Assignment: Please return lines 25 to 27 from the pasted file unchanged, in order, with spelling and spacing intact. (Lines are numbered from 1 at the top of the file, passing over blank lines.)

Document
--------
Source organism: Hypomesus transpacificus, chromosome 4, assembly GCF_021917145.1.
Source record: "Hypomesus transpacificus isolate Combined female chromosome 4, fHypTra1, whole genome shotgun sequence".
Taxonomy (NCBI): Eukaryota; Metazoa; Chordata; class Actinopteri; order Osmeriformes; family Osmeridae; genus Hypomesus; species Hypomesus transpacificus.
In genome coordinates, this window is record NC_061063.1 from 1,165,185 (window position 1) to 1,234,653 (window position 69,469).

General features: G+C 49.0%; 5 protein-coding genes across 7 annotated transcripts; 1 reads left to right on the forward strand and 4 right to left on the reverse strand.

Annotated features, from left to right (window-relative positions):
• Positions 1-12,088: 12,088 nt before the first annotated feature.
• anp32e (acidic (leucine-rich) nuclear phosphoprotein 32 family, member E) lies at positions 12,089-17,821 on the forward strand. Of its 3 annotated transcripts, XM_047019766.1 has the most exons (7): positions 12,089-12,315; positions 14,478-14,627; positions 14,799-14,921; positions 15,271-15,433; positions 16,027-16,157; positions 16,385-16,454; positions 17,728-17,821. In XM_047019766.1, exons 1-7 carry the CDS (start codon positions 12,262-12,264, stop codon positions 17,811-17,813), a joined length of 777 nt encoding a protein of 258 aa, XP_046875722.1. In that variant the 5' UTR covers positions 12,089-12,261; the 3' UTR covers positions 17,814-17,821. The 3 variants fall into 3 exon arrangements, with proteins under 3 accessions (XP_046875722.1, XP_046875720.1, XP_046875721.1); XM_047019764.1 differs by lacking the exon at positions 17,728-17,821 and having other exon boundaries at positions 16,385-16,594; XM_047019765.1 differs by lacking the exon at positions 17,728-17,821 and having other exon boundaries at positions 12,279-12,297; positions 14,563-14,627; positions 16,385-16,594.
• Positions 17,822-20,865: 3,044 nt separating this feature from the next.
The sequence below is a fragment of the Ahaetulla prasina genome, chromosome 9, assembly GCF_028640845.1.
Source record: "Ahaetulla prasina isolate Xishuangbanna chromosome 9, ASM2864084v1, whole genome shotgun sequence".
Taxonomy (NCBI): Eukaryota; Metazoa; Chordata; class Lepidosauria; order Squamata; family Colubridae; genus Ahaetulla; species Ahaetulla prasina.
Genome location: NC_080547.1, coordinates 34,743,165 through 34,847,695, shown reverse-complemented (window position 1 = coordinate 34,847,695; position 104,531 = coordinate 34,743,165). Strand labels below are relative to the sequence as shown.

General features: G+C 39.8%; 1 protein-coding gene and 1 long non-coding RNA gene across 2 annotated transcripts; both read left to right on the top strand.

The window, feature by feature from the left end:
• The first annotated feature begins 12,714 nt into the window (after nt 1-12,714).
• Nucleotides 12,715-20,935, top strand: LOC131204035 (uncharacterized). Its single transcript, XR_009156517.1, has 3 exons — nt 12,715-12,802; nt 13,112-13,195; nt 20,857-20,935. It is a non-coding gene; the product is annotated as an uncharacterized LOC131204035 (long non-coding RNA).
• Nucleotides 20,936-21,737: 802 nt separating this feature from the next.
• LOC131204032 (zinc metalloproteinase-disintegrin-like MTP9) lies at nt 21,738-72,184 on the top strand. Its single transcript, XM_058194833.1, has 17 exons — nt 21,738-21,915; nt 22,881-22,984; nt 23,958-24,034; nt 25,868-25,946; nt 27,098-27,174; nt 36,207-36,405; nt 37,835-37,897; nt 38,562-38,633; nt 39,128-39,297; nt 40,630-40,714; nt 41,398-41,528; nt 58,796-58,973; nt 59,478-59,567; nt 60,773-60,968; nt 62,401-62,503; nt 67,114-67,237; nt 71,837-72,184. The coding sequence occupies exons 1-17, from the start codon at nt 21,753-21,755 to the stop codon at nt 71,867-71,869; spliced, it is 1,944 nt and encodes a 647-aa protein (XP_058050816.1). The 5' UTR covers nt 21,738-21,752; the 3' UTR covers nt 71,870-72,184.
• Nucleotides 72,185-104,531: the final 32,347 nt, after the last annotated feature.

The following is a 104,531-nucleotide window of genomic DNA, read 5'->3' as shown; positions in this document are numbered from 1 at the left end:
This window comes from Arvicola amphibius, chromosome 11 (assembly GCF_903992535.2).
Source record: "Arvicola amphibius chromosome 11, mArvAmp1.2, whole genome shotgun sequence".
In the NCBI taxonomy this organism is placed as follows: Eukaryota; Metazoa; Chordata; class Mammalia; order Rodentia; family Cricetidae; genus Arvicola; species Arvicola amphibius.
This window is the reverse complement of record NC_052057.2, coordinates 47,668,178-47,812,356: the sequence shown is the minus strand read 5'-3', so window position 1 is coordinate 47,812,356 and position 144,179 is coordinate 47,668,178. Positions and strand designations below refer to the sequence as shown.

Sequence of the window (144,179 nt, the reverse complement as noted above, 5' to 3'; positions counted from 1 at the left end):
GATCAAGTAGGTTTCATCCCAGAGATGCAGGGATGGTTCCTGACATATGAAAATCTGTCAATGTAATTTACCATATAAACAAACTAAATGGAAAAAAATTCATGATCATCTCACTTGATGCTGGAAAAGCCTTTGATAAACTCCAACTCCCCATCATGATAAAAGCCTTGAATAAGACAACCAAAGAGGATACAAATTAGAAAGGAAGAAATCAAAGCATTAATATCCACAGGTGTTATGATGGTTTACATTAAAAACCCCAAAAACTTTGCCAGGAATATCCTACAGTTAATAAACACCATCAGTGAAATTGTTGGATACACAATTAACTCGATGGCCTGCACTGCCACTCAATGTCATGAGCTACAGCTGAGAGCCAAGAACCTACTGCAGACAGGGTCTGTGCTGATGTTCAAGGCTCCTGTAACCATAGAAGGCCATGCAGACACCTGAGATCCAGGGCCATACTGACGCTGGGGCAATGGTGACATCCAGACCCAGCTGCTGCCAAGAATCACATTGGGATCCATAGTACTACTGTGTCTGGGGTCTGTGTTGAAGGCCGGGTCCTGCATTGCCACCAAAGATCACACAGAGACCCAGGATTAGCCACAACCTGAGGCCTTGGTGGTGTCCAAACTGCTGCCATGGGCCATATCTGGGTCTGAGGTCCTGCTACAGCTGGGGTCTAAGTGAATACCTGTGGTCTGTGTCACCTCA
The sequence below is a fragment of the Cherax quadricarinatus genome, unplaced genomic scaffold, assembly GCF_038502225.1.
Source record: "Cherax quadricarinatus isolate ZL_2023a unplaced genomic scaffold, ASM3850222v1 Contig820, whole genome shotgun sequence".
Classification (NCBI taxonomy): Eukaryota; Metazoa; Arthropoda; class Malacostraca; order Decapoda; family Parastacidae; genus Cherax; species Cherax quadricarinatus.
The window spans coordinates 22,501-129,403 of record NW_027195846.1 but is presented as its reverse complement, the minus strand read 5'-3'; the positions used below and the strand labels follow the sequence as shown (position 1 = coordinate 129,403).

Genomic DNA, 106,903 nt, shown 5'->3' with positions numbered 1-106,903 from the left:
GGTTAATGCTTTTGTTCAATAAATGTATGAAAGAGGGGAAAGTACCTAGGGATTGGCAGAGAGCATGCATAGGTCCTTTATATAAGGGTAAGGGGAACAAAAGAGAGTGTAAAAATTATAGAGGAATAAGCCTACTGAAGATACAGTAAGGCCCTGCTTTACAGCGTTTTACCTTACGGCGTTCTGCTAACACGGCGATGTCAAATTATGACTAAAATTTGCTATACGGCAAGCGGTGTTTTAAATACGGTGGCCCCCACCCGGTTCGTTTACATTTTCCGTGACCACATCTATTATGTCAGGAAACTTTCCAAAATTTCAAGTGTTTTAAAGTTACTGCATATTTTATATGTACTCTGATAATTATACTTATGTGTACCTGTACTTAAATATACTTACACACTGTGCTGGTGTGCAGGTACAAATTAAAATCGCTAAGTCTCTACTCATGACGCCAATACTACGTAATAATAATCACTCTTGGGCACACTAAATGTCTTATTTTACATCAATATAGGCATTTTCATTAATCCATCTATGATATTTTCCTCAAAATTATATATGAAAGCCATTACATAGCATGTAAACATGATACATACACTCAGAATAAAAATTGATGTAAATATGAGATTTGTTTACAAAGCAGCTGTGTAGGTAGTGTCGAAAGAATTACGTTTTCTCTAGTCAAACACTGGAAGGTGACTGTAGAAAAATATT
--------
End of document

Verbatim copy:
This window is the reverse complement of record NC_052057.2, coordinates 47,668,178-47,812,356: the sequence shown is the minus strand read 5'-3', so window position 1 is coordinate 47,812,356 and position 144,179 is coordinate 47,668,178. Positions and strand designations below refer to the sequence as shown.

Sequence of the window (144,179 nt, the reverse complement as noted above, 5' to 3'; positions counted from 1 at the left end):
GATCAAGTAGGTTTCATCCCAGAGATGCAGGGATGGTTCCTGACATATGAAAATCTGTCAATGTAATTTACCATATAAACAAACTAAATGGAAAAAAATTCATGATCATCTCACTTGATGCTGGAAAAGCCTTTGATAAACTCCAACTCCCCATCATGATAAAAGCCTTGAATAAGACAACCAAAGAGGATACAAATTAGAAAGGAAGAAATCAAAGCATTAATATCCACAGGTGTTATGATGGTTTACATTAAAAACCCCAAAAACTTTGCCAGGAATATCCTACAGTTAATAAACACCATCAGTGAAATTGTTGGATACACAATTAACTCGATGGCCTGCACTGCCACTCAATGTCATGAGCTACAGCTGAGAGCCAAGAACCTACTGCAGACAGGGTCTGTGCTGATGTTCAAGGCTCCTGTAACCATAGAAGGCCATGCAGACACCTGAGATCCAGGGCCATACTGACGCTGGGGCAATGGTGACATCCAGACCCAGCTGCTGCCAAGAATCACATTGGGATCCATAGTACTACTGTGTCTGGGGTCTGTGTTGAAGGCCGGGTCCTGCATTGCCACCAAAGATCACACAGAGACCCAGGATTAGCCACAACCTGAGGCCTTGGTGGTGTCCAAACTGCTGCCATGGGCCATATCTGGGTCTGAGGTCCTGCTACAGCTGGGGTCTAAGTGAATACCTGTGGTCTGTGTCACCTCA